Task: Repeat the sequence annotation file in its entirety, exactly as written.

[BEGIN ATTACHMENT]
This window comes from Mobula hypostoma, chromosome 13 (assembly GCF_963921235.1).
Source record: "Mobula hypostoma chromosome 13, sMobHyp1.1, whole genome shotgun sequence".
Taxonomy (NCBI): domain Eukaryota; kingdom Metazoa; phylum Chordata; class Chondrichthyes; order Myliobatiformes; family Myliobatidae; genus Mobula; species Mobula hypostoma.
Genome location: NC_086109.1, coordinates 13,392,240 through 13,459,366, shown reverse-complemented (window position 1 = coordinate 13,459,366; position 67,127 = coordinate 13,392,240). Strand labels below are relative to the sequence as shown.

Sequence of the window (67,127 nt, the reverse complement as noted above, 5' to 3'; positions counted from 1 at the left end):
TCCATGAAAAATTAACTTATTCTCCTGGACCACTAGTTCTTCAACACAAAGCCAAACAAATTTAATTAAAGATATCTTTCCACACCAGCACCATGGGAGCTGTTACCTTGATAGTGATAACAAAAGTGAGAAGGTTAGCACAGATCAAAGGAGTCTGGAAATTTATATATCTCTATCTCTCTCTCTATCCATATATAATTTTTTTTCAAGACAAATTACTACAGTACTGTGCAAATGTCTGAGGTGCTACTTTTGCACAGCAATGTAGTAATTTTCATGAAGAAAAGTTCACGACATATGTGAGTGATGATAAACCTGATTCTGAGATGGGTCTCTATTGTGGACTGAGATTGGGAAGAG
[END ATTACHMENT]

This window comes from Mobula hypostoma, chromosome 13 (assembly GCF_963921235.1).
Source record: "Mobula hypostoma chromosome 13, sMobHyp1.1, whole genome shotgun sequence".
Taxonomy (NCBI): domain Eukaryota; kingdom Metazoa; phylum Chordata; class Chondrichthyes; order Myliobatiformes; family Myliobatidae; genus Mobula; species Mobula hypostoma.
Genome location: NC_086109.1, coordinates 13,392,240 through 13,459,366, shown reverse-complemented (window position 1 = coordinate 13,459,366; position 67,127 = coordinate 13,392,240). Strand labels below are relative to the sequence as shown.

Sequence of the window (67,127 nt, the reverse complement as noted above, 5' to 3'; positions counted from 1 at the left end):
TCCATGAAAAATTAACTTATTCTCCTGGACCACTAGTTCTTCAACACAAAGCCAAACAAATTTAATTAAAGATATCTTTCCACACCAGCACCATGGGAGCTGTTACCTTGATAGTGATAACAAAAGTGAGAAGGTTAGCACAGATCAAAGGAGTCTGGAAATTTATATATCTCTATCTCTCTCTCTATCCATATATAATTTTTTTTCAAGACAAATTACTACAGTACTGTGCAAATGTCTGAGGTGCTACTTTTGCACAGCAATGTAGTAATTTTCATGAAGAAAAGTTCACGACATATGTGAGTGATGATAAACCTGATTCTGAGATGGGTCTCTATTGTGGACTGAGATTGGGAAGAG